"Chris and I have a similar sense of humour," he says. "We really got on well. From the first time we met each other we really enjoyed each other's company." As for the overnight fame, he concedes that one or two people shouted 'Moone Boy' at him on the street but quickly adds that it was "never Beatlemania".
The National Youth Theatre programme has been a launchpad for many Irish actors. Aidan Gillen performed in their production of A Midsummer's Night Dream and Cathy Belton of Red Rock was in The Crucible. Other former participants, like brothers Colin and Darren Thornton, the writer/director team behind A Date for Mad Mary, have segued into different areas of the arts.
Acting, as we all know, is a precarious business, but the teenagers rehearsing here today are determined to carve out similar careers. The answers to the question, 'Is this what you want to do with the rest of your life?' are immediate and emphatic. "Definitely!" "100pc!" "YES!"
Despite his Moone Boy success, David says it was only in the last year he decided that he would like to pursue acting as a full-time career. "Transition Year gave me time to think that there is nothing else I would like to be doing."
Isolde (Issey) Fenton (19), from Adare in Co Limerick, came to a similar conclusion a few years earlier. She's now studying drama and theatre in University College Cork. "I wouldn't be good behind an office desk," she laughs.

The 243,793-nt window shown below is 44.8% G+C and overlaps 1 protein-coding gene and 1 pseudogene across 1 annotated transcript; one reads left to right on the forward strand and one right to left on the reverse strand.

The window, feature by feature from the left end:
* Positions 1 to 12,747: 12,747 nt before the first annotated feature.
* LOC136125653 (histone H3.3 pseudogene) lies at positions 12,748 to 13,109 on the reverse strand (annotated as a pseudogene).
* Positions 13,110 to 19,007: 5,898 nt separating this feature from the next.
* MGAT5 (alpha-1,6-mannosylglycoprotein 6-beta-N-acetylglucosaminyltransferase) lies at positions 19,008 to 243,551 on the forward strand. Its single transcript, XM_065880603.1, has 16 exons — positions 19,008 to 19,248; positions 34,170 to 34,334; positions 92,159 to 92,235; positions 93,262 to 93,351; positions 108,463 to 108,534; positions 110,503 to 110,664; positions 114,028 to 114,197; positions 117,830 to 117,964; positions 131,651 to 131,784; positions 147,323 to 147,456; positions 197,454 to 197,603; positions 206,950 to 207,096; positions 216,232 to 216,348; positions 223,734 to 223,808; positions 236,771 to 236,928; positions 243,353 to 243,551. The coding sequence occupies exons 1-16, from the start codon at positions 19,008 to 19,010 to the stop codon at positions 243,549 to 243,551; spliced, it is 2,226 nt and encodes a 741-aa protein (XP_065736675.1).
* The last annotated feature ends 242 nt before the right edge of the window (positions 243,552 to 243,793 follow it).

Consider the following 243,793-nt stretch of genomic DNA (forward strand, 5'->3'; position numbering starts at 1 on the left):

Sarah Stafford (16), from Carlow town wants to do drama and theatre studies in Trinity College. She has been singing and dancing since the age of three and attributes confidence-building to youth theatre. "Everyone is so sociable and so supportive of each other."
Molly Mew (18), from Strokestown in Co Roscommon agrees. She says she was timid and unsure of herself before she joined the Roscommon County Youth Theatre in 2012. The young woman sitting in front of me today is in full command of herself. "It's really heartwarming to see younger people coming in timid and then seeing them blossom," she adds.
Teenagers can be very age-conscious when it comes to making new friends. The youth theatre environment, where there can be an age difference of up to eight years in some cases, breaks down these barriers.
Molly says her Youth Theatre experience "speeded up" her development. "I had my friends in school but I also had my friends there."
Josh Campbell (16), from Bantry in west Cork, is the second-youngest on the National Youth Theatre programme, but he says age is irrelevant when they're all working towards the same goal. "Once you're living with these people, you realise you're all in the same playing field. You just fit right in regardless of who you are."
It's easier to connect with people in the youth theatre environment, he adds. "They don't have a problem just saying something. You meet a lot of people around my age who find complimenting someone, and taking a compliment, really hard. Here you just go up to people and say, 'You're looking really good today' or 'That scene was brilliant'."